gms | German Medical Science

61st Annual Meeting of the German Society of Neurosurgery (DGNC) as part of the Neurowoche 2010
Joint Meeting with the Brazilian Society of Neurosurgery on the 20 September 2010

German Society of Neurosurgery (DGNC)

21 - 25 September 2010, Mannheim

Seeing other people move – the cerebellum and visual perception of body motion

Meeting Abstract

  • Arseny A. Sokolov - Klinik für Neurochirurgie, Universität Tübingen, Deutschland
  • Michael Erb - Sektion für Experimentelle Magnetresonanz des Zentralnervensystems, Abteilung für Neuroradiologie, Klinik für Radiologie, Universität Tübingen, Deutschland
  • Alireza Gharabaghi - Klinik für Neurochirurgie, Universität Tübingen, Deutschland; Forschungsgruppe Neuroprothetik, Werner Reichardt Centre for Integrative Neuroscience, Universität Tübingen, Deutschland
  • Wolfgang Grodd - Sektion für Experimentelle Magnetresonanz des Zentralnervensystems, Abteilung für Neuroradiologie, Klinik für Radiologie, Universität Tübingen, Deutschland
  • Marina A. Pavlova - Abteilung für Entwicklungsneurologie, Klinik für Kinder- und Jugendmedizin, Universität Tübingen, Deutschland; MEG-Zentrum, Institut für Medizinische Psychologie und Verhaltensneurobiologie, Universität Tübingen, Deutschland
  • Marcos S. Tatagiba - Klinik für Neurochirurgie, Universität Tübingen, Deutschland

Deutsche Gesellschaft für Neurochirurgie. 61. Jahrestagung der Deutschen Gesellschaft für Neurochirurgie (DGNC) im Rahmen der Neurowoche 2010. Mannheim, 21.-25.09.2010. Düsseldorf: German Medical Science GMS Publishing House; 2010. DocV1698

DOI: 10.3205/10dgnc169, URN: urn:nbn:de:0183-10dgnc1693

Published: September 16, 2010

© 2010 Sokolov et al.
This is an Open Access article distributed under the terms of the Creative Commons Attribution License (http://creativecommons.org/licenses/by-nc-nd/3.0/deed.en). You are free: to Share – to copy, distribute and transmit the work, provided the original author and source are credited.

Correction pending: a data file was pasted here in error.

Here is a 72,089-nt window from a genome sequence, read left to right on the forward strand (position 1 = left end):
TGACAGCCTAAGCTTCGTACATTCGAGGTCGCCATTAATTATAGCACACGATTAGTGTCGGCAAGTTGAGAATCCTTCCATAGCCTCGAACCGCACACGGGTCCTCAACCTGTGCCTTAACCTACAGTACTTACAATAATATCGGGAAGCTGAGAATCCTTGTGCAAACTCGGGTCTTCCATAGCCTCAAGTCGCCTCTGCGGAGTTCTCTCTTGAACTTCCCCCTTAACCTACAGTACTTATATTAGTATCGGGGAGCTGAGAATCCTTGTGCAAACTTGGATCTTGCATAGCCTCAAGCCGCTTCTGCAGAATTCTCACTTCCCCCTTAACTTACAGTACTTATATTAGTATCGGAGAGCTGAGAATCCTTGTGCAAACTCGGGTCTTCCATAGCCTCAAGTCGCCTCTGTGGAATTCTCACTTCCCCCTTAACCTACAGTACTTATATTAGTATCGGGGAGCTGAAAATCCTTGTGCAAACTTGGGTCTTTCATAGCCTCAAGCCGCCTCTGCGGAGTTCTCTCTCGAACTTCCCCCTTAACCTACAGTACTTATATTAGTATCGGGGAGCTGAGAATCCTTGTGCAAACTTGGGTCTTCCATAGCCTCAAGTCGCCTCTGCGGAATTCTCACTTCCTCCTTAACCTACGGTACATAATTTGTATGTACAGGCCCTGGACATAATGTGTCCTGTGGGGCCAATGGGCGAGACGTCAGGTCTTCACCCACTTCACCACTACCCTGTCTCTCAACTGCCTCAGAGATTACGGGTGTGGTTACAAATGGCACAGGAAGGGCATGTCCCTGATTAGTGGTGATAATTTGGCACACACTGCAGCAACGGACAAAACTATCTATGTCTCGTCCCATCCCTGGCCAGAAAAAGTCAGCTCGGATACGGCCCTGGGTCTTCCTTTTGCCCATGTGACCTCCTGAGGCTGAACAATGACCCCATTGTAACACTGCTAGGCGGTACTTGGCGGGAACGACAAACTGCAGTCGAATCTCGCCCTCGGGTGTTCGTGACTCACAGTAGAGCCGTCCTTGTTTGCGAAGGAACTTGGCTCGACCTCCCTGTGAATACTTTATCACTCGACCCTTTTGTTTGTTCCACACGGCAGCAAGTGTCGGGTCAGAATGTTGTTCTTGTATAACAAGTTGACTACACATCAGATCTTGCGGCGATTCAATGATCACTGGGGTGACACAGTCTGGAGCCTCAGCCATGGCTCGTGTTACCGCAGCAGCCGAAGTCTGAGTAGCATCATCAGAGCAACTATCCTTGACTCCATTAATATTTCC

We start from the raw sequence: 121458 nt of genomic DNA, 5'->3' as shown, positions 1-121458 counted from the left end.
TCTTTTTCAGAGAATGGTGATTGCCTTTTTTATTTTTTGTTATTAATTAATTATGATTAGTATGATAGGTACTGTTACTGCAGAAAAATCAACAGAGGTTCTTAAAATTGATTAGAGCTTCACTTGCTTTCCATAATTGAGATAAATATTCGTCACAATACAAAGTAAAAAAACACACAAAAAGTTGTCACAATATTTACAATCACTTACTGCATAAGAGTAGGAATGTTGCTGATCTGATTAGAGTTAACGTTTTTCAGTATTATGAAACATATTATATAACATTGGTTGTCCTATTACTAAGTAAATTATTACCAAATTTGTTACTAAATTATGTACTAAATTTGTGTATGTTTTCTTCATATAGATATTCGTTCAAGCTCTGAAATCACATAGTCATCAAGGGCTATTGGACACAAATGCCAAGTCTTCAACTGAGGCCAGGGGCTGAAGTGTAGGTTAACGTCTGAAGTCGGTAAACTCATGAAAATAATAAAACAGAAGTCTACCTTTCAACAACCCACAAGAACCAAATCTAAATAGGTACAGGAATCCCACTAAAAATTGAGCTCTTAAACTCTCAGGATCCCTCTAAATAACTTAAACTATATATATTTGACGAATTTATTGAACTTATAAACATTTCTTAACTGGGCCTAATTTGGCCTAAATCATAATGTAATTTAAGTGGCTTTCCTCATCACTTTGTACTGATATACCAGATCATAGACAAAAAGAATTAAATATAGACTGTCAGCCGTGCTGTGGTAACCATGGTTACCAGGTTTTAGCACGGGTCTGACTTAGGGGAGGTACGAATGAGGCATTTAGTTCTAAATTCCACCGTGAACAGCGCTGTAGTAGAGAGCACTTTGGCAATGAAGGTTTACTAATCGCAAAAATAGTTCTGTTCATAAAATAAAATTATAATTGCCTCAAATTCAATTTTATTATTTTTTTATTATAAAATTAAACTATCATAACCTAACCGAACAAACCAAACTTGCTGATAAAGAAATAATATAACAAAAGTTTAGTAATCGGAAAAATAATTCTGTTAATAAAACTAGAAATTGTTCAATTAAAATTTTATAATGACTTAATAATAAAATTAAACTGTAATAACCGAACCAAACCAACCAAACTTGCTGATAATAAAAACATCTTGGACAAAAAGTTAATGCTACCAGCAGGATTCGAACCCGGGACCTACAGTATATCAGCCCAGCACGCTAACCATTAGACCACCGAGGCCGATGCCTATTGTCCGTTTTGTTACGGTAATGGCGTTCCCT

Outline

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Objective: Our preceding findings in neurosurgical patients with cerebellar tumors provided the first evidence that integrity of the left lateral cerebellum is essential for intact visual perception of body motion. Veridical visual perception of others’ actions is indispensable in a variety of daily-life situations, including safe car driving, motor learning and also complex social interaction. We used functional MRI to further pinpoint the left lateral cerebellar regions engaged in action observation and to analyze functional connectivity between the cerebellum and the cortical circuitry underpinning visual perception of body motion.

Methods: Thirteen participants were scanned by using a 3T MRI scanner (Siemens Medical Solutions, Erlangen, Germany) while they viewed a point-light walking figure consisting of 11 dots placed on the main joints of an otherwise invisible human body or a spatially scrambled control display. The participants performed a one-back repetition task, responding with their right index finger to each second identical stimulus. The fMRI data was pre-processed and analyzed by using Statistical Parametric Mapping 8b.

Results: In agreement with the preceding lesion data, the whole-brain fMRI analysis reveals robust responses to biological motion in the lobules Crus I and VIIB of the left lateral cerebellum (p<0.05, FWE-corrected). Functional connectivity analysis and dynamic causal modelling show reciprocal communication between the left lateral cerebellar lobule Crus I and the right superior temporal sulcus (mean endogenous connectivity parameters: 0.55±0.15 for Crus I to STS, and 0.51±0.18 for STS to Crus I).

Conclusions: For the first time, these findings indicate bidirectional communication between the left lateral cerebellum and the right STS, a cornerstone of the neural circuitries for visual processing of body motion and visual social cognition. The outcome of this study has broad implications for clinical neuroscience, ranging from neuropsychiatry over neurology to neurosurgery. In posterior fossa surgery, this brain imaging protocol can be routinely used for identifying and preserving cortical and subcortical cerebellar regions that are eloquent for visual perception of body motion.